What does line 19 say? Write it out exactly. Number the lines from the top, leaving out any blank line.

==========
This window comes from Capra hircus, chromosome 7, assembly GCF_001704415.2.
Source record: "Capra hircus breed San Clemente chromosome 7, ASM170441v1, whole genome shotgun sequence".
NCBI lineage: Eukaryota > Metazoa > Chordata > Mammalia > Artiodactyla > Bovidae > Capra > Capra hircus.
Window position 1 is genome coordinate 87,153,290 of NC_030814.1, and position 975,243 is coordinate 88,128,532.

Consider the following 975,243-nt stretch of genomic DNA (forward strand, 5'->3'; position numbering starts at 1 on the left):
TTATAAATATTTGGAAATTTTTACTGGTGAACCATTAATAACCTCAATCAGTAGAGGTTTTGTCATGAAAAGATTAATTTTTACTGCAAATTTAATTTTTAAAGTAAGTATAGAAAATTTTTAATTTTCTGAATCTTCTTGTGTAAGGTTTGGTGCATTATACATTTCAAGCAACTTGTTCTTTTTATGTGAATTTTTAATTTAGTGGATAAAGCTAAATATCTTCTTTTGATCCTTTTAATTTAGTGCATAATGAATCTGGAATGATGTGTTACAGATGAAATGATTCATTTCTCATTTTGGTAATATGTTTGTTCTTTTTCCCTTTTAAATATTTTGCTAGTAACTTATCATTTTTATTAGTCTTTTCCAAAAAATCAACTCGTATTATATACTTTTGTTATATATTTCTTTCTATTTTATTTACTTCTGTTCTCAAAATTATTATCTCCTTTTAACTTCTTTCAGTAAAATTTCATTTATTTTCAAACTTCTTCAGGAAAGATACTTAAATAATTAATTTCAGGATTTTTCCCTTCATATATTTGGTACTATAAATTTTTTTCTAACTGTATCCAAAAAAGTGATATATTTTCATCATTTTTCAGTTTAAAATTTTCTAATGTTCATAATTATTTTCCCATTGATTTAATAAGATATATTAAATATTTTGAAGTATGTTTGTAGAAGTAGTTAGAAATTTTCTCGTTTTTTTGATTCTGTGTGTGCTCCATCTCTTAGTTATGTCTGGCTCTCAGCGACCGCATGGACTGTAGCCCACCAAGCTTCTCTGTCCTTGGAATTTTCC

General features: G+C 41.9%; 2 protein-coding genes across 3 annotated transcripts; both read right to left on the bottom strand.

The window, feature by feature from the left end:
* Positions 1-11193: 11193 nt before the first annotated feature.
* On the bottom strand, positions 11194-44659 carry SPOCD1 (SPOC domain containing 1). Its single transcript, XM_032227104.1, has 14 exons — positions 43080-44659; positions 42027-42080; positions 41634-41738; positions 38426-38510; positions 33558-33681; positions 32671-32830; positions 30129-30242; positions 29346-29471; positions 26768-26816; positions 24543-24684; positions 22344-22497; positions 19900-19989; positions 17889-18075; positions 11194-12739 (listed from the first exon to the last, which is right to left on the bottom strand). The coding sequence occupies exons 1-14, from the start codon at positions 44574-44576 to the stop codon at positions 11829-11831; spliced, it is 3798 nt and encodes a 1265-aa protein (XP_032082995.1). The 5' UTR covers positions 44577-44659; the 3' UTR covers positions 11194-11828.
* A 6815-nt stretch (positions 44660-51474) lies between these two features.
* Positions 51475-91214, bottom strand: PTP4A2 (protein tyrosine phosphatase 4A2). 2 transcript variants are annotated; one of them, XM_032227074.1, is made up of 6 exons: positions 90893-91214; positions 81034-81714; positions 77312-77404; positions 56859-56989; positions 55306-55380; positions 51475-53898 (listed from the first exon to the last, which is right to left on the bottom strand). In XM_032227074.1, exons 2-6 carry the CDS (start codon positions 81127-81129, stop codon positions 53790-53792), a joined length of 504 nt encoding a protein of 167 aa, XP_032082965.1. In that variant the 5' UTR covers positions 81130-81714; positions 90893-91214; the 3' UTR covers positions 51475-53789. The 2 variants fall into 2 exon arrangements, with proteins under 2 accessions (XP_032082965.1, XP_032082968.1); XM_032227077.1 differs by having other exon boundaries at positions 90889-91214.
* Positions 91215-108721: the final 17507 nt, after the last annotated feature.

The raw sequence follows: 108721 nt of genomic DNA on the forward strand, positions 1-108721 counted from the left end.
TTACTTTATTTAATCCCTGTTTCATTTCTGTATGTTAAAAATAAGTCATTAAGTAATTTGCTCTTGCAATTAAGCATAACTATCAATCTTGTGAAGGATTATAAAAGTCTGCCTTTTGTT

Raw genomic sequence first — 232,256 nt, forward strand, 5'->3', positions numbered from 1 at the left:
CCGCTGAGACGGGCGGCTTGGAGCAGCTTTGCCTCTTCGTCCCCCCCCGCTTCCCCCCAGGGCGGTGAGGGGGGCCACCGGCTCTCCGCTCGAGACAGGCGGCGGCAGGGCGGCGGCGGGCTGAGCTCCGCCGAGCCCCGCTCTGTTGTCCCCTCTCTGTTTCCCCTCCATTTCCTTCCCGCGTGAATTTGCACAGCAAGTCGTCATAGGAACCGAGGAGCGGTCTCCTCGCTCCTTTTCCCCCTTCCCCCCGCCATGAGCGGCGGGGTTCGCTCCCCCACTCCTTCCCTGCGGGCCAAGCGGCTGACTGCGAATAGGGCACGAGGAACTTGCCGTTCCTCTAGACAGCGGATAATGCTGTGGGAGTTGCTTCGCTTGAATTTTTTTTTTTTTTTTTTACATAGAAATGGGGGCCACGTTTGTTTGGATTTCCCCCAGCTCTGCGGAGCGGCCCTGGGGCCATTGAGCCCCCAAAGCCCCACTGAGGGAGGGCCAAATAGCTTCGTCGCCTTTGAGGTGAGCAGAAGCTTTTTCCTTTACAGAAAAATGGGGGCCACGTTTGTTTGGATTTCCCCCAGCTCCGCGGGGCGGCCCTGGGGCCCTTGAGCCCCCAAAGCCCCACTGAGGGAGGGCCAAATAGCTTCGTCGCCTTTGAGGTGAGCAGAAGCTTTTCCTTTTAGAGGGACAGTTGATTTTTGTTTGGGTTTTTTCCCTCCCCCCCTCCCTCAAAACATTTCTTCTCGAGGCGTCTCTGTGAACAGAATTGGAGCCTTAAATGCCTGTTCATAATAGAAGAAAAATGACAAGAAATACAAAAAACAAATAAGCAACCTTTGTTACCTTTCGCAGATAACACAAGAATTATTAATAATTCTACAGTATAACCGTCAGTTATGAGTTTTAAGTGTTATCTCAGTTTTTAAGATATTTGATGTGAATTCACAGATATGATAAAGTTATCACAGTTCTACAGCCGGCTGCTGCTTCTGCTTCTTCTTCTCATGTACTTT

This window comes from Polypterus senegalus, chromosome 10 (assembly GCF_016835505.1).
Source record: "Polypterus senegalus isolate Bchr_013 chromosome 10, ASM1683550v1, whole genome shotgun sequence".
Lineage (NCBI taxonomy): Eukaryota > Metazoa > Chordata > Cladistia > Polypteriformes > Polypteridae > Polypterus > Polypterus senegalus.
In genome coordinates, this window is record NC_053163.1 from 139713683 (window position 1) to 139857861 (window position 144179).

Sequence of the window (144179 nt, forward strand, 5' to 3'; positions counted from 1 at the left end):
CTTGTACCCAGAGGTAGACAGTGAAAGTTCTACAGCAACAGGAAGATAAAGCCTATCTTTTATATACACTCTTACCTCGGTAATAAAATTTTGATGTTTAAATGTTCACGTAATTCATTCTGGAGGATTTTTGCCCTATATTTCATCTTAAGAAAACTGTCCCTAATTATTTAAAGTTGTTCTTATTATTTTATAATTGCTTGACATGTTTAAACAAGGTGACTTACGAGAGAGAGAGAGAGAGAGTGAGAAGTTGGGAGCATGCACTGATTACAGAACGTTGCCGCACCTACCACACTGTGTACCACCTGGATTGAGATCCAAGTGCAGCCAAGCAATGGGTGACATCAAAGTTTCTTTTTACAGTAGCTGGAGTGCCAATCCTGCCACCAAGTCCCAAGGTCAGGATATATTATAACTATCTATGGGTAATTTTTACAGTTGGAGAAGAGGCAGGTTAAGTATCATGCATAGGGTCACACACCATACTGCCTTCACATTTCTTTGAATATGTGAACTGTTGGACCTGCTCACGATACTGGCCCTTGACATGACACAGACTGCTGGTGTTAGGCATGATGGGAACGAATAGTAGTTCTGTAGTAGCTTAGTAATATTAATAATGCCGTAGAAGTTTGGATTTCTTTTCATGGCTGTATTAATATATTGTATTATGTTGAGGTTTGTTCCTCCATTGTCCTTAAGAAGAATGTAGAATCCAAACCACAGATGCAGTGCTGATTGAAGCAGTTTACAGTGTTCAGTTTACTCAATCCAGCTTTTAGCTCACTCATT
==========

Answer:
Source record: "Polypterus senegalus isolate Bchr_013 chromosome 10, ASM1683550v1, whole genome shotgun sequence".